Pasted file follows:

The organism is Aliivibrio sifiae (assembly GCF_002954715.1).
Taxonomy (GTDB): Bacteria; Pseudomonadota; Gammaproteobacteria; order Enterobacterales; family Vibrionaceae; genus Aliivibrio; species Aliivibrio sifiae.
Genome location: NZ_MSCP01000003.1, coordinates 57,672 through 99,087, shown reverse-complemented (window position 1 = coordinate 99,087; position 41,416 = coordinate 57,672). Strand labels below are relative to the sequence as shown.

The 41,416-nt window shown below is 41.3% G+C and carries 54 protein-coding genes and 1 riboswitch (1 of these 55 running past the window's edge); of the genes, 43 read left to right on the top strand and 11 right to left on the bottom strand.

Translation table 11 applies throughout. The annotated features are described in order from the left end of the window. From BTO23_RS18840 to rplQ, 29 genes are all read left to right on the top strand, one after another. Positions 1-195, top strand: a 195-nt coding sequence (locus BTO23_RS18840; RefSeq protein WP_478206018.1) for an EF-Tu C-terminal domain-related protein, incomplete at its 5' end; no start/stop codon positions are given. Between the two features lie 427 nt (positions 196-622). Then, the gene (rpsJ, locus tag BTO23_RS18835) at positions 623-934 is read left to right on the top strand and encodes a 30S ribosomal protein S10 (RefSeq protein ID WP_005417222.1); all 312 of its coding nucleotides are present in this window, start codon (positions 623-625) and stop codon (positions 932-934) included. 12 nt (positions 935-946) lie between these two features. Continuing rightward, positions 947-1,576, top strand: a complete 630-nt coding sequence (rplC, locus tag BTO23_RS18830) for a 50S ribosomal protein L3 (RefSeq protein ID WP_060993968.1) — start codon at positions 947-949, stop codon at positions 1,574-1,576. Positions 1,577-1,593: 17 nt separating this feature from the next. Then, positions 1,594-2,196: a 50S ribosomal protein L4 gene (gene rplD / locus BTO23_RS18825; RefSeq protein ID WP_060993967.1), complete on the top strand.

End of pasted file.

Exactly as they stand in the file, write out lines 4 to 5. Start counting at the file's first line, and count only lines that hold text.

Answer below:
The 41,416-nt window shown below is 41.3% G+C and carries 54 protein-coding genes and 1 riboswitch (1 of these 55 running past the window's edge); of the genes, 43 read left to right on the top strand and 11 right to left on the bottom strand.

Translation table 11 applies throughout. The annotated features are described in order from the left end of the window. From BTO23_RS18840 to rplQ, 29 genes are all read left to right on the top strand, one after another. Positions 1-195, top strand: a 195-nt coding sequence (locus BTO23_RS18840; RefSeq protein WP_478206018.1) for an EF-Tu C-terminal domain-related protein, incomplete at its 5' end; no start/stop codon positions are given. Between the two features lie 427 nt (positions 196-622). Then, the gene (rpsJ, locus tag BTO23_RS18835) at positions 623-934 is read left to right on the top strand and encodes a 30S ribosomal protein S10 (RefSeq protein ID WP_005417222.1); all 312 of its coding nucleotides are present in this window, start codon (positions 623-625) and stop codon (positions 932-934) included. 12 nt (positions 935-946) lie between these two features. Continuing rightward, positions 947-1,576, top strand: a complete 630-nt coding sequence (rplC, locus tag BTO23_RS18830) for a 50S ribosomal protein L3 (RefSeq protein ID WP_060993968.1) — start codon at positions 947-949, stop codon at positions 1,574-1,576. Positions 1,577-1,593: 17 nt separating this feature from the next. Then, positions 1,594-2,196: a 50S ribosomal protein L4 gene (gene rplD / locus BTO23_RS18825; RefSeq protein ID WP_060993967.1), complete on the top strand.